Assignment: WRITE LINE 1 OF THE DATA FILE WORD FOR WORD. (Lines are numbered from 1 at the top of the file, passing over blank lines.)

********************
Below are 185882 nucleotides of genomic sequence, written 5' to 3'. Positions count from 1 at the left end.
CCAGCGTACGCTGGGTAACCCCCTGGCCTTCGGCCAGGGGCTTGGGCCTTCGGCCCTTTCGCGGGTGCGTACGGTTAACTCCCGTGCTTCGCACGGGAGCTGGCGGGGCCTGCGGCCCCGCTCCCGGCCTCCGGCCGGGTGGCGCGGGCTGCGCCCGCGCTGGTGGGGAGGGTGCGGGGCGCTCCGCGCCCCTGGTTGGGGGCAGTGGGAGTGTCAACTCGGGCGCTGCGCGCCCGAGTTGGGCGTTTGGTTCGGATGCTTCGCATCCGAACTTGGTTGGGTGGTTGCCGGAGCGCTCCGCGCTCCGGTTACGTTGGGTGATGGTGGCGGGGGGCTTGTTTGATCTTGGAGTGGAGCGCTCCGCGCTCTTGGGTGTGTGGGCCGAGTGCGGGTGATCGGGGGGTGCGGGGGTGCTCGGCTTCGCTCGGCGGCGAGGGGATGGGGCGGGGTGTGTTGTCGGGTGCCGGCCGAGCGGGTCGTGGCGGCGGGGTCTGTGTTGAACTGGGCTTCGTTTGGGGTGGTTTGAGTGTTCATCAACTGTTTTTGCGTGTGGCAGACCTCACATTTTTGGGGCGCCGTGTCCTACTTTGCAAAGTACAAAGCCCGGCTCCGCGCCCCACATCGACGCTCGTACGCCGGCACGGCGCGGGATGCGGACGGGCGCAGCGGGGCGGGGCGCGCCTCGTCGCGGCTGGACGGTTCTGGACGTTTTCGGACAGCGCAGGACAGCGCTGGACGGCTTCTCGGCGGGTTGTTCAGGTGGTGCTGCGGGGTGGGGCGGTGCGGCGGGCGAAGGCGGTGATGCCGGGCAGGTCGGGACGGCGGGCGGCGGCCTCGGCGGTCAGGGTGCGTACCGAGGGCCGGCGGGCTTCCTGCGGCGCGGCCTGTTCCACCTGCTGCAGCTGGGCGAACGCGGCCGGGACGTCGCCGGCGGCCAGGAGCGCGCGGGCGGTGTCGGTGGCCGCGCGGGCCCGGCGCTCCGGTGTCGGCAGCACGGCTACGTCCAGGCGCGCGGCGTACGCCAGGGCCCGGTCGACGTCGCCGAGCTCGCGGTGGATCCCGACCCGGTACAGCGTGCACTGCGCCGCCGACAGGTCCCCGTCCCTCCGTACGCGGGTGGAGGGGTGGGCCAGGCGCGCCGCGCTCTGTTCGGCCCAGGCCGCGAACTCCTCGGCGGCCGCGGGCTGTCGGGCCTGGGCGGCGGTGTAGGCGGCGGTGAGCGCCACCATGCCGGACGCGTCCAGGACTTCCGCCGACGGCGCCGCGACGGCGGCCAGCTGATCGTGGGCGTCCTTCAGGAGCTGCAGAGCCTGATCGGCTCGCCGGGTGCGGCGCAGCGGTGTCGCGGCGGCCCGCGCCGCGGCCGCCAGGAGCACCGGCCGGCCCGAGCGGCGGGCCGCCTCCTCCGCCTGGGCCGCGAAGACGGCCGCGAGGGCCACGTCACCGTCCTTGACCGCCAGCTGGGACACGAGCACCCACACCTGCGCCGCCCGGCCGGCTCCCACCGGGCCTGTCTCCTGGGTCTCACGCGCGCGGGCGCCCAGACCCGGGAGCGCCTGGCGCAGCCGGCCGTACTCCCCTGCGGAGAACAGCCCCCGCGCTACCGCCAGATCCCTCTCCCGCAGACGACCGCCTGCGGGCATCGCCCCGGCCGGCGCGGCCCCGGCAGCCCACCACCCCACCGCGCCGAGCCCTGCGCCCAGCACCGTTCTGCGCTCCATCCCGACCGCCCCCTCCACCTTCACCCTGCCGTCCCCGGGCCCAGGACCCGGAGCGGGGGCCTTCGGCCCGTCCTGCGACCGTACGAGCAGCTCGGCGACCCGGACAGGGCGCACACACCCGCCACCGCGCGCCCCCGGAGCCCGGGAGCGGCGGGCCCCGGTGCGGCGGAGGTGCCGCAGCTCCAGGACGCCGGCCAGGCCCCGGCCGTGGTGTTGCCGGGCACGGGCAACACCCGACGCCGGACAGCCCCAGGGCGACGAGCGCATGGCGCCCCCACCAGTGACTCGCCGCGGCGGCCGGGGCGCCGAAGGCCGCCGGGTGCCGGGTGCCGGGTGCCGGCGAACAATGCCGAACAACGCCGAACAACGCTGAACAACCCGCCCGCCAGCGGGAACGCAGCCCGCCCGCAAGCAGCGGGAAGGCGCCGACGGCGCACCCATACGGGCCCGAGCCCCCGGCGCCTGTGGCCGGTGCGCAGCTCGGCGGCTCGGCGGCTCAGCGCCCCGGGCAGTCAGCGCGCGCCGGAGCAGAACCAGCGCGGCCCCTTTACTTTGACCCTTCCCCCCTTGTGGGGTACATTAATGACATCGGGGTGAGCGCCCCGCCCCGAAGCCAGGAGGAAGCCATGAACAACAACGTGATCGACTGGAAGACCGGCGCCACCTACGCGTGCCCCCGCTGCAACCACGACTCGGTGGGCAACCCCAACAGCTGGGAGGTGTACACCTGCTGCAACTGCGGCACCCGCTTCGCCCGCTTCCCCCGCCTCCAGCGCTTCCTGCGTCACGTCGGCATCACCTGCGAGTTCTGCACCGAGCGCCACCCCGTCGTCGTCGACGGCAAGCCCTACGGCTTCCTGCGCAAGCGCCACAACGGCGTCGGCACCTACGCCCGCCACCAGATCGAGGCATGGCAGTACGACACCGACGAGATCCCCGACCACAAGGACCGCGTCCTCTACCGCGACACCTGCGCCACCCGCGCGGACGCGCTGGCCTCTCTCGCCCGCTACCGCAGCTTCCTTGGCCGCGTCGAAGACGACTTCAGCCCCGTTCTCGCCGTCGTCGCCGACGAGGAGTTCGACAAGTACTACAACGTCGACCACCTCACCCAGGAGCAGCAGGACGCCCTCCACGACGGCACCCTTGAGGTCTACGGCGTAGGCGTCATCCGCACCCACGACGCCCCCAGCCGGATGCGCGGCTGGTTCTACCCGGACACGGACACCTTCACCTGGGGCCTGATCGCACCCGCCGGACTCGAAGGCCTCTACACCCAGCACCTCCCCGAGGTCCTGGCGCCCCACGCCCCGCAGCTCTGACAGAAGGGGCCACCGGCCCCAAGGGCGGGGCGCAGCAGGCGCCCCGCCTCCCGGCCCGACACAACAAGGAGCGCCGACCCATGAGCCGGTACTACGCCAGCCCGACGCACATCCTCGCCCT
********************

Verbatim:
Below are 185882 nucleotides of genomic sequence, written 5' to 3'. Positions count from 1 at the left end.